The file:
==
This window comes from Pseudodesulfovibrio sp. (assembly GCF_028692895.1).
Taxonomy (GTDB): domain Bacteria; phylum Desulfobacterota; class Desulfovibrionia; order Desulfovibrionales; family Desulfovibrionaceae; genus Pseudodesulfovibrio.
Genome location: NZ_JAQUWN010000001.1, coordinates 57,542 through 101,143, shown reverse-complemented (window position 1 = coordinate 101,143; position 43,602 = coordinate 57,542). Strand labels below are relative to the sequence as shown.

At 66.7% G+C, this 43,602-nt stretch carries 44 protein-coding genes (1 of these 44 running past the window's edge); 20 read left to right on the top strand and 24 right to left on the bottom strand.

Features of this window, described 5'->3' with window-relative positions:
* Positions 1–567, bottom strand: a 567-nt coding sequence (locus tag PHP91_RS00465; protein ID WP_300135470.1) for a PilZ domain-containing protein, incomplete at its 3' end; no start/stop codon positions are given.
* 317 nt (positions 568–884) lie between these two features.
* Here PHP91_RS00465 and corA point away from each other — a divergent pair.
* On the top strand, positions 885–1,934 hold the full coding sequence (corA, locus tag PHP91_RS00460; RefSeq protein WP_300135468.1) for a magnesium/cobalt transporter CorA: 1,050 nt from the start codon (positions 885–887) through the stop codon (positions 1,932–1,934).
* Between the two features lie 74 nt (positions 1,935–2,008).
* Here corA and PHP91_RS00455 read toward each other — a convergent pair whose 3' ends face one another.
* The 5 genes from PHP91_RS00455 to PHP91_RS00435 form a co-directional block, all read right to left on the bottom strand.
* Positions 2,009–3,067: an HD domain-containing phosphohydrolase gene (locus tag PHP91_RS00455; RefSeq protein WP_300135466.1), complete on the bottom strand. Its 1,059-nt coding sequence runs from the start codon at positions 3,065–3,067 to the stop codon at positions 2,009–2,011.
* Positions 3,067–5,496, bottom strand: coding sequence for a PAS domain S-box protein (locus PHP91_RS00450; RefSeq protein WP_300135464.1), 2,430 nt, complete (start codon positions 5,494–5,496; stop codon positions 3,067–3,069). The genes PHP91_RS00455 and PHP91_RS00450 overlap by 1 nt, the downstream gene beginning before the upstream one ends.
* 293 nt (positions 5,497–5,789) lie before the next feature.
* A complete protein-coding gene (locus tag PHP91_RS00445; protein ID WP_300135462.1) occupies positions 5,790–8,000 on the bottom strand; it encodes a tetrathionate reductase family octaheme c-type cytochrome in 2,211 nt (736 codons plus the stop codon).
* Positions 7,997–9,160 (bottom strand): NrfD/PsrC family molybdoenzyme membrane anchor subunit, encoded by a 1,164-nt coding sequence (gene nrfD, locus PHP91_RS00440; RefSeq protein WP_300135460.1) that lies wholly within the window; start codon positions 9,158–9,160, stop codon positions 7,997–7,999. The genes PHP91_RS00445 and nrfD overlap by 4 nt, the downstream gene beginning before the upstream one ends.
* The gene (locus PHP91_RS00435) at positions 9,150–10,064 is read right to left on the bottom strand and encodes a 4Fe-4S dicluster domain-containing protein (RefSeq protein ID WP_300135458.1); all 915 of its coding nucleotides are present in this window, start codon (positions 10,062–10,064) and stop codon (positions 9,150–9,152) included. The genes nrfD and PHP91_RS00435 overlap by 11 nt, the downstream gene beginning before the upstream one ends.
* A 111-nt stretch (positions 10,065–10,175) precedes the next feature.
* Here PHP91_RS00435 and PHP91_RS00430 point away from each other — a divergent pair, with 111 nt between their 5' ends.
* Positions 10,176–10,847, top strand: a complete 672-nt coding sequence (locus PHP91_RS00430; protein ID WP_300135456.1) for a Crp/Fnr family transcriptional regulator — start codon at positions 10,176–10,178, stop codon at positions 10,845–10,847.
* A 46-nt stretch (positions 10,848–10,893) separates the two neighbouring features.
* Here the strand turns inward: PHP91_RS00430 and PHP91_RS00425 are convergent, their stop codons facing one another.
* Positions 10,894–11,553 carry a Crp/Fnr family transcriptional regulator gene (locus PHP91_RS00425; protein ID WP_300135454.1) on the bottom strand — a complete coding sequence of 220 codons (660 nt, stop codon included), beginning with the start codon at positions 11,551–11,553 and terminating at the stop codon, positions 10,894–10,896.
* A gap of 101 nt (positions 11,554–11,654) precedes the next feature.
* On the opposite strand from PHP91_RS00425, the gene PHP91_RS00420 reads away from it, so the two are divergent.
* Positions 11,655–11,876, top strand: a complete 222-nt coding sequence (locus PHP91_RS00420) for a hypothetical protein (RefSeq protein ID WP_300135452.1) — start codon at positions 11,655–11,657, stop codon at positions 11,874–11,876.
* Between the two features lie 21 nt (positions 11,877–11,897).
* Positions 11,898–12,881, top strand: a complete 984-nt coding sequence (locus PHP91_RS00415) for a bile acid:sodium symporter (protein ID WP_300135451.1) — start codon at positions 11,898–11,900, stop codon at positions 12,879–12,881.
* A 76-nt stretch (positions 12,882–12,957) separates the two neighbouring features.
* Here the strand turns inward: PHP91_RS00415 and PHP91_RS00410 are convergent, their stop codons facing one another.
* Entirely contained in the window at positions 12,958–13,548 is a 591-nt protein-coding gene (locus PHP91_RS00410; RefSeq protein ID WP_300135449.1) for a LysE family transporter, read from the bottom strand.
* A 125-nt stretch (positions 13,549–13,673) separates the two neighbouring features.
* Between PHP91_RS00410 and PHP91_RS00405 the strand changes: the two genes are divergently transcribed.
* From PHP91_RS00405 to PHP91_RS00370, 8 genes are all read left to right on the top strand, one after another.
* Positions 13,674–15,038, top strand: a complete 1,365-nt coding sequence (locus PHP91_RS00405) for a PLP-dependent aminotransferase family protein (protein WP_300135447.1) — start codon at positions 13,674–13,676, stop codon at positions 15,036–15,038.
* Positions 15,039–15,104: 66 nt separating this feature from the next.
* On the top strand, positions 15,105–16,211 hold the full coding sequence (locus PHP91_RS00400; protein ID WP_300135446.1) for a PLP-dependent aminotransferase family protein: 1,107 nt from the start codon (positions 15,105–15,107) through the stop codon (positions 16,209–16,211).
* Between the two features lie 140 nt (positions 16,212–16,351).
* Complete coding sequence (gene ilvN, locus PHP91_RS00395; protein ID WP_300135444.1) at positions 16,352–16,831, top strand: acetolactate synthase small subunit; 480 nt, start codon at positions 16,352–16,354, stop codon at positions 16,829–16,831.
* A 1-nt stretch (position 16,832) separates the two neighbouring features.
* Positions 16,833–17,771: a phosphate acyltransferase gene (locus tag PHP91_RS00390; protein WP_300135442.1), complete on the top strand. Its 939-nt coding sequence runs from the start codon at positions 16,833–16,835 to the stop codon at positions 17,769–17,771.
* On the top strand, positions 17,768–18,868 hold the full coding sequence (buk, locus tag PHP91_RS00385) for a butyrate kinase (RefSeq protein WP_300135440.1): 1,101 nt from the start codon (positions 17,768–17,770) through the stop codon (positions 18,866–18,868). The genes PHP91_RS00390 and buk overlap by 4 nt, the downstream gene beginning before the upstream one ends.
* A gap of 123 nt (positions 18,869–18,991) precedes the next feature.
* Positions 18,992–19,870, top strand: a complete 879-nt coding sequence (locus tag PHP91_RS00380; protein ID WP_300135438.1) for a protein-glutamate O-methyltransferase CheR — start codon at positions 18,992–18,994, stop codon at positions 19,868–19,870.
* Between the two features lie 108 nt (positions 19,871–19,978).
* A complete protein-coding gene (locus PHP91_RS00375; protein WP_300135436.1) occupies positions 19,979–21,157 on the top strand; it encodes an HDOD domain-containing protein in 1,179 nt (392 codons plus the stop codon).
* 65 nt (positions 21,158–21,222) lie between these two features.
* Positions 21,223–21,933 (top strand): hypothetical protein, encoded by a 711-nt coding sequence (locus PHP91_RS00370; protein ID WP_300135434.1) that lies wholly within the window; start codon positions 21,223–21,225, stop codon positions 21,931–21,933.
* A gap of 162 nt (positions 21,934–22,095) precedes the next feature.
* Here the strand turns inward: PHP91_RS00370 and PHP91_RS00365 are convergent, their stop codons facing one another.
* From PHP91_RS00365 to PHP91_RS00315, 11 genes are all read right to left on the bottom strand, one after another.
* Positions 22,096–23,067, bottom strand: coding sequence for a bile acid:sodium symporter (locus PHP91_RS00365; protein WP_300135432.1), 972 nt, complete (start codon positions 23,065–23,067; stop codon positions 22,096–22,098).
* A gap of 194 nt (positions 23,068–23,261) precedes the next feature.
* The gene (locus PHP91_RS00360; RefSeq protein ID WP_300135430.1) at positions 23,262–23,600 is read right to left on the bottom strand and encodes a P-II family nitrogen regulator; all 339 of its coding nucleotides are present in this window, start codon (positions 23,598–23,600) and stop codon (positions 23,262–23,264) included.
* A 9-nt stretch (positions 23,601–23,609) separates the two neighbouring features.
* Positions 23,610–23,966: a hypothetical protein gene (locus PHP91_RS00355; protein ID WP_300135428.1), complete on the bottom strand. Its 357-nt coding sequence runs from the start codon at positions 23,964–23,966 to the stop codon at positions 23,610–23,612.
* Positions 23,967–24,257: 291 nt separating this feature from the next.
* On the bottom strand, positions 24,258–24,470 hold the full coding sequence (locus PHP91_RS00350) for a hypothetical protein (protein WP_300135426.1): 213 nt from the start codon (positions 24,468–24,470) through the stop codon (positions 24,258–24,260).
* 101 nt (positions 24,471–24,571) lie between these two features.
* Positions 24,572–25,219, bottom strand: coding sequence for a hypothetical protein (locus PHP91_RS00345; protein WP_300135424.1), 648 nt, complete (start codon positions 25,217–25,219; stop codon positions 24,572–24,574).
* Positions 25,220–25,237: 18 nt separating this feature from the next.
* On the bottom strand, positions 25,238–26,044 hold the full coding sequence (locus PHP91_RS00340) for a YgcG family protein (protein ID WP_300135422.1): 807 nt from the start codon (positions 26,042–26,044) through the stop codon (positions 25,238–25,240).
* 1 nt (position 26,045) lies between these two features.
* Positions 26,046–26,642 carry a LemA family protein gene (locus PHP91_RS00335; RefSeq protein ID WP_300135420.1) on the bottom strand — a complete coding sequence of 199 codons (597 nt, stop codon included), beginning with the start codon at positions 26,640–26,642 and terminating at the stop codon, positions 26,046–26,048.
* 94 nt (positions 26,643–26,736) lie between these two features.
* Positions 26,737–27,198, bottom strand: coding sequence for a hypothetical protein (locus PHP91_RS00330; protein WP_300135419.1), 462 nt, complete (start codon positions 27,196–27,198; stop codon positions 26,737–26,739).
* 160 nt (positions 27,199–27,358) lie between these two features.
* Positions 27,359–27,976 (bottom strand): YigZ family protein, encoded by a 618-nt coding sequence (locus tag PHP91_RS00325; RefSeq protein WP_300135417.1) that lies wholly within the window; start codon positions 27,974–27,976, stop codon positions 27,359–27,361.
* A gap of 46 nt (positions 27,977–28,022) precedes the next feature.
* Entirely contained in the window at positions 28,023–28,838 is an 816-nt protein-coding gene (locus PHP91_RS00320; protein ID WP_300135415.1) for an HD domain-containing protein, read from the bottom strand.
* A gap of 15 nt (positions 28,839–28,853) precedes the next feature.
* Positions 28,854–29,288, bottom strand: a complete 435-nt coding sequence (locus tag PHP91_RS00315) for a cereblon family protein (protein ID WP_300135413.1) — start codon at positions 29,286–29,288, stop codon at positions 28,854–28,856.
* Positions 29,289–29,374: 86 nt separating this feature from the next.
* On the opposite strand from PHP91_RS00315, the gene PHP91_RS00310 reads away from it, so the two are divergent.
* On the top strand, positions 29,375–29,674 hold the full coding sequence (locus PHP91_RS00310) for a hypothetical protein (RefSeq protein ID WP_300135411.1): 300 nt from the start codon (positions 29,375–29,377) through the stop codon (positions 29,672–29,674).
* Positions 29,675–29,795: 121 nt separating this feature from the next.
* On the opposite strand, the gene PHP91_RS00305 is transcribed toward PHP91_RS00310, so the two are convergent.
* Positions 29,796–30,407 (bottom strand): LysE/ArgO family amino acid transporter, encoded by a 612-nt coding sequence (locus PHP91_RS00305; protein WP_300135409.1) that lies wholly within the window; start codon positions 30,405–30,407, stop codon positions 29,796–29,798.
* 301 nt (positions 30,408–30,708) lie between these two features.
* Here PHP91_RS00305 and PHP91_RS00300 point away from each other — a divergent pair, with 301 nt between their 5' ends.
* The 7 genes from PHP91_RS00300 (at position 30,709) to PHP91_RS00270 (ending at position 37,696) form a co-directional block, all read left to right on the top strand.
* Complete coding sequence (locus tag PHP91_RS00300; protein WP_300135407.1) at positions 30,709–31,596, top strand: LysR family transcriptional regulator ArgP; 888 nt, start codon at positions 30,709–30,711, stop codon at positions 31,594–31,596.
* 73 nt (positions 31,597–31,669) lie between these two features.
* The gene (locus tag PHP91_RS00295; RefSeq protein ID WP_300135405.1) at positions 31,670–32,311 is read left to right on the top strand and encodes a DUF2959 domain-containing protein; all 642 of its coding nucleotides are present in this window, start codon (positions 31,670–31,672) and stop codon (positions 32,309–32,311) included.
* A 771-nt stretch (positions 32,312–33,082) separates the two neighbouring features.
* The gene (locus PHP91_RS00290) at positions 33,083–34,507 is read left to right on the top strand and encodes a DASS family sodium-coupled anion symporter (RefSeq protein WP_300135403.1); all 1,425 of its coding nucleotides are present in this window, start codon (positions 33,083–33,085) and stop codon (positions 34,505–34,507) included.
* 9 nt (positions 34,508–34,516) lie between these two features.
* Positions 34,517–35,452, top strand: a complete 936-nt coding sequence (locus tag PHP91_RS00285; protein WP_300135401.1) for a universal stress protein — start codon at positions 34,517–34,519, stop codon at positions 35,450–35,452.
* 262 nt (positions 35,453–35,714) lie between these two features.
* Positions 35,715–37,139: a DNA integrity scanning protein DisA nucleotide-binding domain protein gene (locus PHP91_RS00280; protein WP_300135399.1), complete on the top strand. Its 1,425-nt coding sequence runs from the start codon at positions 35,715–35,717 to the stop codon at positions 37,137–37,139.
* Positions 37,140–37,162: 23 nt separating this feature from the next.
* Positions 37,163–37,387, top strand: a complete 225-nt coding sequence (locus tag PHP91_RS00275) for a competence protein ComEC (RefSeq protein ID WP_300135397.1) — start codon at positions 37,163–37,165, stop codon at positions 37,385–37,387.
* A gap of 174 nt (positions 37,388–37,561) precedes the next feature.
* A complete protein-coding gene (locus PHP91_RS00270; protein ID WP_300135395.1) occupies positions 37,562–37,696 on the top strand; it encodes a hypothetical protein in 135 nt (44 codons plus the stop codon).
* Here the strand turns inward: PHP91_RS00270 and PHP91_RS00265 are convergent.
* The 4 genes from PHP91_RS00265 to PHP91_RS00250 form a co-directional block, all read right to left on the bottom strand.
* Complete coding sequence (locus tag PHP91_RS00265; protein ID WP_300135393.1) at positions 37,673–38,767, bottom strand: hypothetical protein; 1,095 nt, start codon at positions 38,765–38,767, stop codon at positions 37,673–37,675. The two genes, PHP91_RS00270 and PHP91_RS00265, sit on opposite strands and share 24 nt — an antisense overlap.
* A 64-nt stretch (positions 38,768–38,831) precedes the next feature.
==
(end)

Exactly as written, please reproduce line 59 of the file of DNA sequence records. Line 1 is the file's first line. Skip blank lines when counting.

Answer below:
* On the bottom strand, positions 24,258–24,470 hold the full coding sequence (locus PHP91_RS00350) for a hypothetical protein (protein WP_300135426.1): 213 nt from the start codon (positions 24,468–24,470) through the stop codon (positions 24,258–24,260).